When my son was two, we were living on a barrier island in North Carolina, having just moved from Las Vegas.  My husband and I were figuring out what this new life would look like personally and professionally.  While many of our peers were already well into home ownership, 401k’s, annual vacations and such, we were increasingly aware of our lack of all of the above.  Even though we were happy, we kept questioning whether or not we should be happy. Neither my husband nor I had a career we were passionate about.  But we were paying our bills and able to see the ocean from our little cottage that we rented for $400 a month.  Our son had everything he needed and then some. Yet persistent and nagging questions continued:  Am I doing enough?  Am I building a legacy that will continue beyond my life?  I looked at friends who seemed to be so much more successful. Ours was a simple life.  We didn’t have much. We didn’t need much.  We didn’t want much.  But was that right, or good, or the way it was supposed to be?  Were we being selfish, or poor stewards of talents we had?  I honestly didn’t know.

One afternoon I was walking on the beach in kind of a prayerful way.  For me that means I’m having a conversation in my head and I’m hoping that God is listening.  I was saying this mantra, “What should I be doing?”  In other words, is my life going to matter beyond our little family of three?  Again, in looking back I believe the source of my anxiety was more about the comparison to others than my own sense of satisfaction.  After a quarter of a mile or so into my walk, my thoughts were suddenly and abruptly interrupted with questions posed to me:  “If you raise your son to feel loved and to love, will that be enough for you?  If no one will ever know the depth of how you’ve loved and sacrificed for him, will you do it anyway?”  I have had a few experiences where I felt moved to my knees because of being overcome by emotion, and this was one of those times because I knew without a doubt that the answer was “yes”. For me, importance and legacy have never been about self.  I didn’t want to be famous or successful.  I wanted to make a difference.  I didn’t want to be rich.  I wanted to be kind and generous.  And in this little boy of mine, I had seen from the moment I laid eyes on him my greatest opportunity to give. In the two years that followed his birth, I had made choices and gave up things to make more time to be with him.  I didn’t need to spend every waking moment with him.  I wasn’t interested in entertaining him.  But I wanted to be there for him.  I wanted him to feel safe and loved and cared for.  There would be time for home ownership, 401k’s, and careers.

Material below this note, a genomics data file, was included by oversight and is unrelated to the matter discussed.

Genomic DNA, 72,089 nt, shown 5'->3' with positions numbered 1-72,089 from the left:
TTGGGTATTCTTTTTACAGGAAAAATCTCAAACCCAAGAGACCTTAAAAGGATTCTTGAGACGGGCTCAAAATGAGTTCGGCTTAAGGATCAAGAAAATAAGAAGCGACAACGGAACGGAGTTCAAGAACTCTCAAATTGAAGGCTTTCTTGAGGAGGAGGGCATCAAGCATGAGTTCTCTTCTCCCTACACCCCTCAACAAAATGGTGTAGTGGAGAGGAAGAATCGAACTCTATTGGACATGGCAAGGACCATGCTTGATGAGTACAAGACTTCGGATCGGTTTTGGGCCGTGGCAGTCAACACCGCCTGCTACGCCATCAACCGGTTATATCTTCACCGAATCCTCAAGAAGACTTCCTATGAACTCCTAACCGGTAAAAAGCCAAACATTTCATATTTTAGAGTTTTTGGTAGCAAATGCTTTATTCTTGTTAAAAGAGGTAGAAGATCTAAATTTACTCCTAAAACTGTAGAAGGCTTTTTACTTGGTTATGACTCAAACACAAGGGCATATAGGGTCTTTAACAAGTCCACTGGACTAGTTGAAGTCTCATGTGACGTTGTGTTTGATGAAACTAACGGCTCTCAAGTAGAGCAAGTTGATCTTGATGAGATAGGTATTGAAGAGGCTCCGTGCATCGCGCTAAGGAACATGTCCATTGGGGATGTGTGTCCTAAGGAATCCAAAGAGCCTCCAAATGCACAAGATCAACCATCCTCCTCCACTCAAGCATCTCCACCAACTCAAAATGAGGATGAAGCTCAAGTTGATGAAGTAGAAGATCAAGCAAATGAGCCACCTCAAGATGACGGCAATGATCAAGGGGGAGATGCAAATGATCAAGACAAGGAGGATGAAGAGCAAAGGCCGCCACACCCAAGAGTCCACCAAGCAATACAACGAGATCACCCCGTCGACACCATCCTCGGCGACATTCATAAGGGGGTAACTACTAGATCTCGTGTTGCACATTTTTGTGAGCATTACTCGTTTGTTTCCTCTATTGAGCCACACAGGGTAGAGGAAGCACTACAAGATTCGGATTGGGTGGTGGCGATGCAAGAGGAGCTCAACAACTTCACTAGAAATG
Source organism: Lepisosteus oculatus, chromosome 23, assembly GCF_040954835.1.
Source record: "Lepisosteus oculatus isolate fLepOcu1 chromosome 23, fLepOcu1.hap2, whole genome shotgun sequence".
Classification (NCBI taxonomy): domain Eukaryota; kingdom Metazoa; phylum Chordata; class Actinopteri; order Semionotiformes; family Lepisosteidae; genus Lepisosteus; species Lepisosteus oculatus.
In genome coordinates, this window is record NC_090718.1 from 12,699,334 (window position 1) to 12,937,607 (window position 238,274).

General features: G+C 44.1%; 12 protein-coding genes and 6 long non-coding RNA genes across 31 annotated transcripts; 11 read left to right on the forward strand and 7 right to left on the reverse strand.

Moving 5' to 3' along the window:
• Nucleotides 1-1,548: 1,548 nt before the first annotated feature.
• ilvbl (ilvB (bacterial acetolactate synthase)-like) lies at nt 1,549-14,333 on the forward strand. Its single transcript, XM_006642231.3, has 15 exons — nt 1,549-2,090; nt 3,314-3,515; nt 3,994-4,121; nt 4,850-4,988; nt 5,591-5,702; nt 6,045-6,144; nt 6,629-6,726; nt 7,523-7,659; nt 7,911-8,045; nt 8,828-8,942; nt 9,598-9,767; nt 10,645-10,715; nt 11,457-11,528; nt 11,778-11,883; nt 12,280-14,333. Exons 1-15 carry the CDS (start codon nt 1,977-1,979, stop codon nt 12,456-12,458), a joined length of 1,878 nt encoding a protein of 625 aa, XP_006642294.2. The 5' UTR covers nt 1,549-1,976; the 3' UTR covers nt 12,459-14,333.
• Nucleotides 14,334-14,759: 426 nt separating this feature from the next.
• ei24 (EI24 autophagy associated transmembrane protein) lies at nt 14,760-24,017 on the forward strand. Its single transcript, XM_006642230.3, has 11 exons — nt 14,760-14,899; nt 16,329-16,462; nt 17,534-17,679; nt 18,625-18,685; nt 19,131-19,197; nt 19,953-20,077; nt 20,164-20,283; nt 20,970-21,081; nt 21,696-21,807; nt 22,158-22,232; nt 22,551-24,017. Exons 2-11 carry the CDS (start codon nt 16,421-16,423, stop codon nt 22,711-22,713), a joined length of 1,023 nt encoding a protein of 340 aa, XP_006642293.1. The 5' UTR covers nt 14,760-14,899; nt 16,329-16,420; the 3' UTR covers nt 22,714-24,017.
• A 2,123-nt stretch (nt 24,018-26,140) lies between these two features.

At the time, I thought God was giving me a dose of humility by saying “It’s not always about you!”  But I now see the exchange differently.  My lesson that day was about a shift in thinking from how the world measures success to what I believe God cares about.  It’s not so much about what I was doing in life, but how I was doing life.  I had a pastor who talked about form and function.  He would say that function is what we are trying to accomplish, and form is how we will accomplish it.  It is natural to look for one’s worth in the eyes of another.  And there is value in seeing how you are perceived.  But no one can give you a lasting sense of self-worth.  What we tend to compare, because we are able to compare it, is the form.  What does a successful person/career/appearance/parent/marriage look like?  But the reality is, it’s function we should be paying attention to.  Function is about quality of one’s character; his or her integrity.  You can be an honorable attorney or you can be an asshole social worker.  My initial question about legacy wasn’t “How am I doing?” but rather “How am I looking to the rest of the world?”  And in a leveling response, I think what God said was, “Wrong question.”  What I saw when I looked at my son was not what I wanted to do, but who I wanted to be.  God wasn’t trying to humble me, but rather encourage me.

There are many ways success is measured – financial, network of friends, familial relationships, causes we support.  But none of these things determine who we really are.  When I question what I am doing or whether I am far enough along, when I worry about failing or not amounting to much, when I feel powerless over the life I’m living, when I wonder what is the point, I remember the question posed to me on that day almost 19 years ago:  “If no one notices what you have done, would you do it any differently?”  The moments I am most proud of in my life are the moments of sacrifice or acts of love that went unnoticed because I was more concerned for the recipient of that act than what it meant for me.  That’s the kind of person I want to be, and that’s the legacy I want to leave behind.  I want people to remember not so much what I did, but rather who I was.

 

2 thoughts on “A Lasting Legacy

    1. Jen, your words ring out so true to me. Thanks for providing such an uplifting message, especially during the hustle and bustle of the holiday season when I think many of us tend to forget to take time to value and enjoy the simple things that ultimately end up to being the most important. Your kids are lucky to have such a wonderful mother who is undoubtedly passing on her legacy of love to them.

      Love and hugs — Gail

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